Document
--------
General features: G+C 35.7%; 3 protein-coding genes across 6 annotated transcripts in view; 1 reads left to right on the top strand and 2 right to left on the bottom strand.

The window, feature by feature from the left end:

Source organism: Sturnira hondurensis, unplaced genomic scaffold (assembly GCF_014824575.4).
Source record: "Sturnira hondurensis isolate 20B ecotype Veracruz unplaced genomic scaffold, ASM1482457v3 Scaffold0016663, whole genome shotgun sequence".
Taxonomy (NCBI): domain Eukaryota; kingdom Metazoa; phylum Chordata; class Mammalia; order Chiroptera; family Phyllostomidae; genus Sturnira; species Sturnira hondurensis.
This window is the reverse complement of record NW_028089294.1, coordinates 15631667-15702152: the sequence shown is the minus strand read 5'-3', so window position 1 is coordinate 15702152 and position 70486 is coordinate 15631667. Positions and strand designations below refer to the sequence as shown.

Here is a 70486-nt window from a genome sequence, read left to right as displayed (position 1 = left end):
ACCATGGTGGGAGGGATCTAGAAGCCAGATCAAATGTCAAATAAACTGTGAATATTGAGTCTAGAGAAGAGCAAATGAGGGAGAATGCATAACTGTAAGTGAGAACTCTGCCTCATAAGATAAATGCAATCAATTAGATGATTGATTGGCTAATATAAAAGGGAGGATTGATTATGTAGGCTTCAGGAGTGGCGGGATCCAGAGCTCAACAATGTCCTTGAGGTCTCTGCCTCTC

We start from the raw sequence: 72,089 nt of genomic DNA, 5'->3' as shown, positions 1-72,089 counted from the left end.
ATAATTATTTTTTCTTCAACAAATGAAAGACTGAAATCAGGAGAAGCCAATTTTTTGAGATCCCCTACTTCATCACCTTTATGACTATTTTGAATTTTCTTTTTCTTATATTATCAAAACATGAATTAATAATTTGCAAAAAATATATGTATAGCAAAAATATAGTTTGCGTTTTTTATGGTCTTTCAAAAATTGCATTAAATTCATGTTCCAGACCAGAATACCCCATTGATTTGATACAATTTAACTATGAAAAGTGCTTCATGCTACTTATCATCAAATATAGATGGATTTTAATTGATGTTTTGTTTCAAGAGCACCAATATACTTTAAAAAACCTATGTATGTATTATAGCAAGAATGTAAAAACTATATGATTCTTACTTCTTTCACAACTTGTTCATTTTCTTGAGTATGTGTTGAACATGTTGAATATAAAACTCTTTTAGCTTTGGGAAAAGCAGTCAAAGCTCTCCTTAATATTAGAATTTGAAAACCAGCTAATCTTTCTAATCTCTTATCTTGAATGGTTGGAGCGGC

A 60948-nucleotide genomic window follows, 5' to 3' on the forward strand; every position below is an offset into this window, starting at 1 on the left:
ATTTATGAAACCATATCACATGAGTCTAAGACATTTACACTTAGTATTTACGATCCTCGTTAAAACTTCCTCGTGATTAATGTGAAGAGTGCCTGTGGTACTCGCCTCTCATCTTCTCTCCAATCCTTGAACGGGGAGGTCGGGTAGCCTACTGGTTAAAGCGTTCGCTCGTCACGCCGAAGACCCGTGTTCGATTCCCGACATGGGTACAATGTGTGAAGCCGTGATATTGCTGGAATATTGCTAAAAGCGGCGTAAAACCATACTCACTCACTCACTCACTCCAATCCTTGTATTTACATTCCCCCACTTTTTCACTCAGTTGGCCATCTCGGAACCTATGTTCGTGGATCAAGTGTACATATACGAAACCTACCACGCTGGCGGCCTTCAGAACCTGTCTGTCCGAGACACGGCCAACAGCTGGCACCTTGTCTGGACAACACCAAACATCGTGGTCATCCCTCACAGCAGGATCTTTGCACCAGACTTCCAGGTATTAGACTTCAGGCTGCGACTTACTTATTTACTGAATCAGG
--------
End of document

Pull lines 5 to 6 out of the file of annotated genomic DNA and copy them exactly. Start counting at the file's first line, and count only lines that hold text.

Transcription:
Taxonomy (NCBI): domain Eukaryota; kingdom Metazoa; phylum Chordata; class Mammalia; order Chiroptera; family Phyllostomidae; genus Sturnira; species Sturnira hondurensis.
This window is the reverse complement of record NW_028089294.1, coordinates 15631667-15702152: the sequence shown is the minus strand read 5'-3', so window position 1 is coordinate 15702152 and position 70486 is coordinate 15631667. Positions and strand designations below refer to the sequence as shown.